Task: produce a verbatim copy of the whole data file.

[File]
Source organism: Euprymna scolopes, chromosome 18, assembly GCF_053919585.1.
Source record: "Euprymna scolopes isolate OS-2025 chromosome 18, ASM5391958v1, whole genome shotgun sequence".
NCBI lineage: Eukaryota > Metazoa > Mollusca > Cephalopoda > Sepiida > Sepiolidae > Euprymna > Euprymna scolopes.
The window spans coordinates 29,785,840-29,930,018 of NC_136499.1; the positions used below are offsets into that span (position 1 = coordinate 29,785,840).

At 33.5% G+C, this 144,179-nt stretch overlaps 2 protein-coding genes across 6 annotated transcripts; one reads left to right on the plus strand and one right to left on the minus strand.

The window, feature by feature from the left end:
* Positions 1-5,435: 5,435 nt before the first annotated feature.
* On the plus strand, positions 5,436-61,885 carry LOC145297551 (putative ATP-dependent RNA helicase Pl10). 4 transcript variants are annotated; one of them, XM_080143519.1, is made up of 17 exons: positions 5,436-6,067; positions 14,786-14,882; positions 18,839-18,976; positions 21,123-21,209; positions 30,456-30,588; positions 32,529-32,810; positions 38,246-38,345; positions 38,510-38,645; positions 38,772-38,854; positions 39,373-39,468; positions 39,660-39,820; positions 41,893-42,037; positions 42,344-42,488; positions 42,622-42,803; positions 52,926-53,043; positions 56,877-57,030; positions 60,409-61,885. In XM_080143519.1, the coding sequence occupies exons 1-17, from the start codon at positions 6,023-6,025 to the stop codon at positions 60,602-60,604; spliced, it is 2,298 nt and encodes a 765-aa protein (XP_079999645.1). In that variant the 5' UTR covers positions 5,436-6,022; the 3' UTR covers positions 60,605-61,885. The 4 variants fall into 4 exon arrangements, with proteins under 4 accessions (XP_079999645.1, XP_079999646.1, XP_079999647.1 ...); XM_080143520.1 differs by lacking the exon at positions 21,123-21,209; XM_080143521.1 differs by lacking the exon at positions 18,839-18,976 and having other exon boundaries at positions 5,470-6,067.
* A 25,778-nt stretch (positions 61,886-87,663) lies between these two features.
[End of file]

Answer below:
Source organism: Euprymna scolopes, chromosome 18, assembly GCF_053919585.1.
Source record: "Euprymna scolopes isolate OS-2025 chromosome 18, ASM5391958v1, whole genome shotgun sequence".
NCBI lineage: Eukaryota > Metazoa > Mollusca > Cephalopoda > Sepiida > Sepiolidae > Euprymna > Euprymna scolopes.
The window spans coordinates 29,785,840-29,930,018 of NC_136499.1; the positions used below are offsets into that span (position 1 = coordinate 29,785,840).

At 33.5% G+C, this 144,179-nt stretch overlaps 2 protein-coding genes across 6 annotated transcripts; one reads left to right on the plus strand and one right to left on the minus strand.

The window, feature by feature from the left end:
* Positions 1-5,435: 5,435 nt before the first annotated feature.
* On the plus strand, positions 5,436-61,885 carry LOC145297551 (putative ATP-dependent RNA helicase Pl10). 4 transcript variants are annotated; one of them, XM_080143519.1, is made up of 17 exons: positions 5,436-6,067; positions 14,786-14,882; positions 18,839-18,976; positions 21,123-21,209; positions 30,456-30,588; positions 32,529-32,810; positions 38,246-38,345; positions 38,510-38,645; positions 38,772-38,854; positions 39,373-39,468; positions 39,660-39,820; positions 41,893-42,037; positions 42,344-42,488; positions 42,622-42,803; positions 52,926-53,043; positions 56,877-57,030; positions 60,409-61,885. In XM_080143519.1, the coding sequence occupies exons 1-17, from the start codon at positions 6,023-6,025 to the stop codon at positions 60,602-60,604; spliced, it is 2,298 nt and encodes a 765-aa protein (XP_079999645.1). In that variant the 5' UTR covers positions 5,436-6,022; the 3' UTR covers positions 60,605-61,885. The 4 variants fall into 4 exon arrangements, with proteins under 4 accessions (XP_079999645.1, XP_079999646.1, XP_079999647.1 ...); XM_080143520.1 differs by lacking the exon at positions 21,123-21,209; XM_080143521.1 differs by lacking the exon at positions 18,839-18,976 and having other exon boundaries at positions 5,470-6,067.
* A 25,778-nt stretch (positions 61,886-87,663) lies between these two features.